has 4 macro settings which memorize 4 completely different sets of keyboard
configurations. This enables the machine to be used for MAME as well as
standard computer games (e.g. Duke Nukem, Quake etc.) all at the flick
of a switch. Notice the use of quick connector blocks (available
at Radio Shack among other places). In case Craig ever has to do
any re-wiring, all he'll need is a screwdriver, not a soldering iron.
for a larger view
One of the nice touches Craig included
were microswitches inside the coin return slots. As he put it:
"The first time people use the machine they read the instructions and get
up to the point when the game requires credits and say "now what?"
I tell them to touch the quarter slots. It always get a great reaction."
A lot of people have been talking about doing exactly this in their own
Here's the rest of the details...
Craig's cabinet is controlled by a custom
menu being programmed using Visual Basic with an HTML backdrop. It's
not ready for prime time yet. The way it works, however, is slick.
To play the machine the user simply toggles to their game of choice by
tapping the center joystick up or down. Once the desired game is highlighted,
they press the "Select" button to load the game. If the player decides
at any time to change games all they need do is press the "Menu" button
and the game menu returns. A friend of his is developing the custom
front end specifically for this machine. When complete, sensors will be
mounted to each of the control panels. When each panel is mounted to the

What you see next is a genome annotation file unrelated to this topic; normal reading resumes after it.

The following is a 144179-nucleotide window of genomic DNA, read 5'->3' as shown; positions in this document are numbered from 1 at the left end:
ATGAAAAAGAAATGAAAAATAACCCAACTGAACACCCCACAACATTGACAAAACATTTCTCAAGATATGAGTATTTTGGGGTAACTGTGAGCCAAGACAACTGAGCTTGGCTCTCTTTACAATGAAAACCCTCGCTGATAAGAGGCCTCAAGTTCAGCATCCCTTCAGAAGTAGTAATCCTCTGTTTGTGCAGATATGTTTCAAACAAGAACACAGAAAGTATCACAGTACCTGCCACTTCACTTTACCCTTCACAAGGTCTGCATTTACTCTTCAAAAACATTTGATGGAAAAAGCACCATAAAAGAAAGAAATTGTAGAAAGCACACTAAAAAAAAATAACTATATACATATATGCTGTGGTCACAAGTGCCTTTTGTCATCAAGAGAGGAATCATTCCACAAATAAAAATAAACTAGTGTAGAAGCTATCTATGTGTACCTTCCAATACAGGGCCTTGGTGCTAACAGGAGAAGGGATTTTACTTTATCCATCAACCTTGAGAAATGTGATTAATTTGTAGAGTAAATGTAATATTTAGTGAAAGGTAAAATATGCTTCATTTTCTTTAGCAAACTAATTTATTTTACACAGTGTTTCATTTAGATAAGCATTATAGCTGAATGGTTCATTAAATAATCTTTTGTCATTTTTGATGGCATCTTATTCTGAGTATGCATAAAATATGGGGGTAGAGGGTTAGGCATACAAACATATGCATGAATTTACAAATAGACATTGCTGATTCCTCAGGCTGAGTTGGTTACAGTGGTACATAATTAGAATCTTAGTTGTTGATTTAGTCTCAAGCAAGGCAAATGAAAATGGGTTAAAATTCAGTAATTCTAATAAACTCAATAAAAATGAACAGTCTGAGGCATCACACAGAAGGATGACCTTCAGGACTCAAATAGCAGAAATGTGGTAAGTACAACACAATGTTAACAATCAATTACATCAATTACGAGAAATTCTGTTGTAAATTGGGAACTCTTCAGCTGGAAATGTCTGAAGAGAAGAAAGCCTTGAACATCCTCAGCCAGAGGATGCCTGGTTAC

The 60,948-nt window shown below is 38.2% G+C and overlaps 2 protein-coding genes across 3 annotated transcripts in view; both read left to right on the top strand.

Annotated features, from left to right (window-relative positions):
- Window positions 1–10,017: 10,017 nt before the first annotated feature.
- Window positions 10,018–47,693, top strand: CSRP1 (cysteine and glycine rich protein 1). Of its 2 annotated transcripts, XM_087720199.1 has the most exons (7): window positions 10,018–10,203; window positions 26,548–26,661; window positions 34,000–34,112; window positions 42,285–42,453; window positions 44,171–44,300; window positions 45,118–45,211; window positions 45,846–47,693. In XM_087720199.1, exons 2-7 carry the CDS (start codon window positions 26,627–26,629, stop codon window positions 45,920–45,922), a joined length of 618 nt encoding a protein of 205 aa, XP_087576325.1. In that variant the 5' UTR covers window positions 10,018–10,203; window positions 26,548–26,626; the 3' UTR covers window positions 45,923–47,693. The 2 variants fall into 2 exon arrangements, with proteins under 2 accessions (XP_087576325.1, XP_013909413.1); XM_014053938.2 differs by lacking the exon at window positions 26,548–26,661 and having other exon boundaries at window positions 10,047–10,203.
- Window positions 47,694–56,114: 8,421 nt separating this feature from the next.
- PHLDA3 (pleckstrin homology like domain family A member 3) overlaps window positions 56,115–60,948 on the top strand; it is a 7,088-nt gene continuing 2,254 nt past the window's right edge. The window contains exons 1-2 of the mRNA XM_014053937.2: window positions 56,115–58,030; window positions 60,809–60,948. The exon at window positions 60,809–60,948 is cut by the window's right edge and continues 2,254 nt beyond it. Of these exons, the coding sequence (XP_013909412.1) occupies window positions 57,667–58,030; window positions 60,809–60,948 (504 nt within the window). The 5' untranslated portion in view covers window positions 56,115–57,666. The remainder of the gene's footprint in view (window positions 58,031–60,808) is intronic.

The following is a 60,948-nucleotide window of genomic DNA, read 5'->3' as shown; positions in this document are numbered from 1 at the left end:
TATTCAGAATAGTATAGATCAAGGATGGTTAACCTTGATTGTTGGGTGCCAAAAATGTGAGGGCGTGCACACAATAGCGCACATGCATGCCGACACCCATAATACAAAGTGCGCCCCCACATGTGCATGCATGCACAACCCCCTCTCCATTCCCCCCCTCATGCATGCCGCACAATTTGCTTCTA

machine, only the games that apply to that panel will appear in the menu.
A photo of the control panel will appear on the screen. The controls in
the photo will be labeled (left, right, fire etc.) As the player toggles
through the list of games, the labels under the controls will change to
match the game selected. Definitely slick!
Craig has since sent me a picture
of the front end in action. Some of the features include being able
to quickly scroll through the list of games via joystick - push left/right
to skip by letter (6 clicks to the right and you're at the "F" games),
high-speed scroll after holding joystick up/down for 3 seconds, proper
Windows 98 shutdown via the menu & player 1 button. Very cool
There is a pair of amplified speakers
in the header which includes volume control as well as a headphone jack
for private play. Inside the cabinet is a subwoofer (which you can see
"Inside The Control Panel" above) with an external switch. When activated
it shakes the whole box.
One thing about the cabinet is the lack
of T-mouldings. Craig stripped off all of the mouldings, filled the
grooves and laminated all the edges. The end result is a sophisticated
furniture-like feel that is different from the other cabinets he owns.
The bottom of the box has two twin nylon
rollers in the back with nylon feet in the front. It can be moved quite
easily by one person yet does not budge during gameplay.
The computer is controlled by a wireless
keyboard with a hidden infrared sensor. There is also a hidden control
that is mapped to the "Tab" key for keyless configurations of the games.
Craig says the project took him
4 months. I think it was worth the effort! :) Craig has let
me post his email address in case
anyone wants to talk to him about it. Thanks Craig!